All articles will be made available on Canvas


Course Expectations

This doctoral seminar requires active student participation. You are expected to energetically and thoughtfully contribute to class discussions and to the collective learning processes.


For every session, students will present and critique the assigned articles. The discussant/presenter is expected to prepare a two-page (single-spaced) summary and critique of the article, and email it to the class by Thursday, 9:00 am.


How to structure your article memo? Assume a prominent journal has requested you to review the assigned article. Share your evaluation of the article with the class. The discussant-presenter should budget about 10-15 minutes for the in-class presentation. To minimize transaction costs, I will assign articles.


Class Participation

To have a meaningful discussion, please review all readings prior to the class. Those not assigned to present any reading should email a 2-3 discussion questions. This one page “Discussion Questions” memo should reach me by Thursday, 9:00 am. Please provide short discussion on how your questions relate to the theoretical or empirical issues raised in the assigned readings. I encourage you to relate these readings to articles/books you may have reviewed in other seminars. As scholars you must cumulate knowledge: drawing connections with readings in different seminars is therefore a valuable exercise.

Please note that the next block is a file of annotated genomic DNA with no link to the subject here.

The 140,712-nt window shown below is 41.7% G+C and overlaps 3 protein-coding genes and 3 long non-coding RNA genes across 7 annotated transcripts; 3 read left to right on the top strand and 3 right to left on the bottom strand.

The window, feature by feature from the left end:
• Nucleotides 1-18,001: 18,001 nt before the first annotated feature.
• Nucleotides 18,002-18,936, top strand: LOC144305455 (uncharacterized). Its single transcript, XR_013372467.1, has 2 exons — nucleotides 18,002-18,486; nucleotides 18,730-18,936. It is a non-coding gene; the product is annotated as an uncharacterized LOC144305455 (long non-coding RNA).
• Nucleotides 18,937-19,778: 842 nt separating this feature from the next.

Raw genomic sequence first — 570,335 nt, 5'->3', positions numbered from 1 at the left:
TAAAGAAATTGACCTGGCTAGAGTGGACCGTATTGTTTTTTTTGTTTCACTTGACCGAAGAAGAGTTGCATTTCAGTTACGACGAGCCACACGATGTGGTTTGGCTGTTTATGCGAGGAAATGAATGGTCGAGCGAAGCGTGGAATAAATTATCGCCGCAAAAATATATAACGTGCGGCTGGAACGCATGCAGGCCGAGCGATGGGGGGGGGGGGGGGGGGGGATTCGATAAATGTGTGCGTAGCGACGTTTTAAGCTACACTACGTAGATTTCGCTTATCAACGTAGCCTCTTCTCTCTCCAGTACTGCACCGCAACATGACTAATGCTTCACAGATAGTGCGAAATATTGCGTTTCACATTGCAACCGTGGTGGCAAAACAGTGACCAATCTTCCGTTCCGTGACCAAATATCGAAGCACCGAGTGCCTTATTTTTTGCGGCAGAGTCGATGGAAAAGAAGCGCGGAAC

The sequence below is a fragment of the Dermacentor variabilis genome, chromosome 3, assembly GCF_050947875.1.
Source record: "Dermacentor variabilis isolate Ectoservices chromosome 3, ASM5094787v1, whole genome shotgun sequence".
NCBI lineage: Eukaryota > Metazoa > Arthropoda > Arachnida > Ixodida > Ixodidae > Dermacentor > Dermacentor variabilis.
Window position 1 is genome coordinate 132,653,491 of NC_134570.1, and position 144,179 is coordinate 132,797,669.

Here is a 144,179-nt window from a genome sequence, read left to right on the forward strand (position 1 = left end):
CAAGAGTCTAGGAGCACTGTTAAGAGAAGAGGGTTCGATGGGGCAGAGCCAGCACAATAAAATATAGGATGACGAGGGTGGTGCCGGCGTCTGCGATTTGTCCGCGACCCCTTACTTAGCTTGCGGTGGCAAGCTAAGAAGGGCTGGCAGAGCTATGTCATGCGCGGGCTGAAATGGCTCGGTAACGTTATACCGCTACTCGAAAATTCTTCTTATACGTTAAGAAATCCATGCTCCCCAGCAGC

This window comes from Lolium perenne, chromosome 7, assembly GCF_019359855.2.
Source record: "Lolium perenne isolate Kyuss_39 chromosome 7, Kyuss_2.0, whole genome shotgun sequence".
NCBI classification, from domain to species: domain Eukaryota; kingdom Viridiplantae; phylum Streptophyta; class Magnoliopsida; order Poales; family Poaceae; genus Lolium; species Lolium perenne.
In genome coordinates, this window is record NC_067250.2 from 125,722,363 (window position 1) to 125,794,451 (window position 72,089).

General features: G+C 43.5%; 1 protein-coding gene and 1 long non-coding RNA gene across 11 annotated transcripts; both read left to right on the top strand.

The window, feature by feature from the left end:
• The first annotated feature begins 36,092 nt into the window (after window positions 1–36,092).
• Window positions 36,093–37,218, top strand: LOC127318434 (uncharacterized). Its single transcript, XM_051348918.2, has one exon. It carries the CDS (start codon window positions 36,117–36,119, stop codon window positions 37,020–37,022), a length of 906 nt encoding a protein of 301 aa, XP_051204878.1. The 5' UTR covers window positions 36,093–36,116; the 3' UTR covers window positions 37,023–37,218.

Research Proposal

A five page (single-spaced) research proposal is due towards the end of the course. Treat this as a first cut for a grant proposal or your MA/PhD proposal. One page proposal outline is due February 21. The final proposal is due March 14. The research proposal could be structured as follows:


Research Puzzle:       What is the central issue you want to study and why is it theoretically important? It might be helpful to identify your dependent variable(s), independent variable(s), and the logic connecting the two.


Research Context:    How does your topic speak to the environmental governance literature? What are relevant concepts or models? What are the research contributions?


Research Design:      What is the appropriate research strategy to examine your research puzzle? What are your hypotheses? Are they falsifiable? What are your data requirements? How would you analyze and interpret the data?


Contributions:          What new theoretical insights your research is expected to provide? What are the implications for future research?